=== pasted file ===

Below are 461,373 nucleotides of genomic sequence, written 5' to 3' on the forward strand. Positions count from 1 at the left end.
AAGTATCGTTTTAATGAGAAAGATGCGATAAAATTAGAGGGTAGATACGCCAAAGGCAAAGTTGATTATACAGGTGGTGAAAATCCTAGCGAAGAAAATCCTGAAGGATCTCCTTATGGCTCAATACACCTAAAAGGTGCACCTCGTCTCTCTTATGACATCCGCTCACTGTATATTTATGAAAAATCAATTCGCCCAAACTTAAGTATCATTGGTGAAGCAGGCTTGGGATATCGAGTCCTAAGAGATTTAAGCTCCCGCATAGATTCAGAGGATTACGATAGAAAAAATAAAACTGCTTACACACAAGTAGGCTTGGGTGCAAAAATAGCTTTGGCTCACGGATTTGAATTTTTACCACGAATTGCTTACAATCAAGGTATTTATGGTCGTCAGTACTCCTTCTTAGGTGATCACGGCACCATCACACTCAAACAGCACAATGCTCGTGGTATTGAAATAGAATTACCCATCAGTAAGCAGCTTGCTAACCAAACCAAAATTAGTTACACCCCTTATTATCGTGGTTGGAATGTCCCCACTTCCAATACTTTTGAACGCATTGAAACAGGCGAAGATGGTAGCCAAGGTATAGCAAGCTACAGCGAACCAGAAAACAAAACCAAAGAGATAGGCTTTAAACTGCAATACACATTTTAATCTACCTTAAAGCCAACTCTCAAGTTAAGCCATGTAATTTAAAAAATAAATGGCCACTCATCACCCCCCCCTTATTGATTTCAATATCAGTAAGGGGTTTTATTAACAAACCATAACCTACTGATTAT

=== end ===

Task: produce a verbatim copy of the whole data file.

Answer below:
Below are 461,373 nucleotides of genomic sequence, written 5' to 3' on the forward strand. Positions count from 1 at the left end.
AAGTATCGTTTTAATGAGAAAGATGCGATAAAATTAGAGGGTAGATACGCCAAAGGCAAAGTTGATTATACAGGTGGTGAAAATCCTAGCGAAGAAAATCCTGAAGGATCTCCTTATGGCTCAATACACCTAAAAGGTGCACCTCGTCTCTCTTATGACATCCGCTCACTGTATATTTATGAAAAATCAATTCGCCCAAACTTAAGTATCATTGGTGAAGCAGGCTTGGGATATCGAGTCCTAAGAGATTTAAGCTCCCGCATAGATTCAGAGGATTACGATAGAAAAAATAAAACTGCTTACACACAAGTAGGCTTGGGTGCAAAAATAGCTTTGGCTCACGGATTTGAATTTTTACCACGAATTGCTTACAATCAAGGTATTTATGGTCGTCAGTACTCCTTCTTAGGTGATCACGGCACCATCACACTCAAACAGCACAATGCTCGTGGTATTGAAATAGAATTACCCATCAGTAAGCAGCTTGCTAACCAAACCAAAATTAGTTACACCCCTTATTATCGTGGTTGGAATGTCCCCACTTCCAATACTTTTGAACGCATTGAAACAGGCGAAGATGGTAGCCAAGGTATAGCAAGCTACAGCGAACCAGAAAACAAAACCAAAGAGATAGGCTTTAAACTGCAATACACATTTTAATCTACCTTAAAGCCAACTCTCAAGTTAAGCCATGTAATTTAAAAAATAAATGGCCACTCATCACCCCCCCCTTATTGATTTCAATATCAGTAAGGGGTTTTATTAACAAACCATAACCTACTGATTAT